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    Please use this identifier to cite or link to this item: http://tkuir.lib.tku.edu.tw:8080/dspace/handle/987654321/51179

    Title: 不平等結盟之履行:小布希政府對中華民國軍售
    Other Titles: The implementation of unequal alliances: Bush administration's arms sales to R.O.C.
    Authors: 林毓婕;Lin, Yu-chieh
    Contributors: 淡江大學美洲研究所碩士班
    Keywords: 結盟;軍售;美國;Arms Sales;alliances
    Date: 2010
    Issue Date: 2010-09-23 14:45:40 (UTC+8)
    Abstract: 本論文以國際體系理論、結盟理論及決策理論貫穿全文,旨在探討影響不平等結盟履行的因素。藉由小布希政府對中華民國軍售的案例研究,分析美國如何履行美臺之間不平等的結盟。
    This thesis aims to analyze the factors that influence the implementation of unequal alliances by applying international relations theories, alliance theory, as well as the decision-making theory. Through the case study of the George W. Bush administration’s arms sales to Taiwan, one can have a better understanding on how and what influence the unequal alliance between the U.S. and Taiwan.
    First of all, the thesis illustrates the international system’s influences on U.S. arms sales to Taiwan. After the Cold War, the international system has shifted from bipolar to “uni-multipolar,” and the U.S. remains the sole superpower; however, within only two decades, China has risen as a worthy opponent who threatens the U.S. economically and militarily. The outbreak of the 9/11 terrorist attacks have made the U.S. more dependent on China’s and international support to counter terrorism. From these aspects will this thesis analyze the impacts of international factors on the unequal alliance’s implementation.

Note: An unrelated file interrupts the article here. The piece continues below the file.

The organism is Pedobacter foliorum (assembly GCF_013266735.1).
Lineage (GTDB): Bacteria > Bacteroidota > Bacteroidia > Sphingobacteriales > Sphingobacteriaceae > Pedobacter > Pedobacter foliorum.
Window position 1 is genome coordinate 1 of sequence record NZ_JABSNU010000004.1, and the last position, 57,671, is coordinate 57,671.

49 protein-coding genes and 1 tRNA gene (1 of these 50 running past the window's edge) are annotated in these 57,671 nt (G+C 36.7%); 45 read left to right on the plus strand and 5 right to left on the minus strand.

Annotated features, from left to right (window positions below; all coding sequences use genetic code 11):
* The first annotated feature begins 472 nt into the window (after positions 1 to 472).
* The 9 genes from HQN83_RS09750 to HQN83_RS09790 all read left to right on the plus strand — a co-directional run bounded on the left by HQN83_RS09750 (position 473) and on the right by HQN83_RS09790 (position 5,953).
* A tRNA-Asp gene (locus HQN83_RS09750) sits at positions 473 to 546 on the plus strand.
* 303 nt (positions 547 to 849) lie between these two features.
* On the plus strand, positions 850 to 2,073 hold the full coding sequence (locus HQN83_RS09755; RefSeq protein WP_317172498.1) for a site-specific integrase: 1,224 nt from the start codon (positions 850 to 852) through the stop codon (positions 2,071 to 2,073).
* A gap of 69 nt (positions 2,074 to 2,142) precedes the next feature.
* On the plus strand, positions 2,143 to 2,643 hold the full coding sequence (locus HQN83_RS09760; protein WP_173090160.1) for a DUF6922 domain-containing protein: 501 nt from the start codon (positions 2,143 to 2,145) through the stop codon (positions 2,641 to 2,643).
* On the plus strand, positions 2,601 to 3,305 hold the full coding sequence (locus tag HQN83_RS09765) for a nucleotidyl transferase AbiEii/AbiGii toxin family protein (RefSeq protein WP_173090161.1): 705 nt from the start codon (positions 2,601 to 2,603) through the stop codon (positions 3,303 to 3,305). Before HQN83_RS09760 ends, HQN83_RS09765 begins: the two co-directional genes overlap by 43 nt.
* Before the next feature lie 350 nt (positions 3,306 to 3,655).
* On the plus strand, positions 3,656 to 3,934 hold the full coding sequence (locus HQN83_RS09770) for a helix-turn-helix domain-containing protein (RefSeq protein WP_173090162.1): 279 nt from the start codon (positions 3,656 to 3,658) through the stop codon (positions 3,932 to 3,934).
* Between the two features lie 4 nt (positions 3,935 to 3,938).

Secondly, this thesis examines how the U.S. domestic politics affects the outcome of arms sales to Taiwan through Graham Allison’s decision-making theory. Among the opinions of leading organizations, the White House, National Security Council, and Departments of State and Defense, the Congress’s role as representative of public opinions must also be taken into considerations while the leading organizations shape the U.S.’s foreign policy.
    Finally, through the aspects of changes of international system, the U.S. domestic politics and the unequal distribution of power among allied countries will this thesis analyze the implementation of unequal alliances.
    Appears in Collections:[Graduate Institute of the Americas] Thesis

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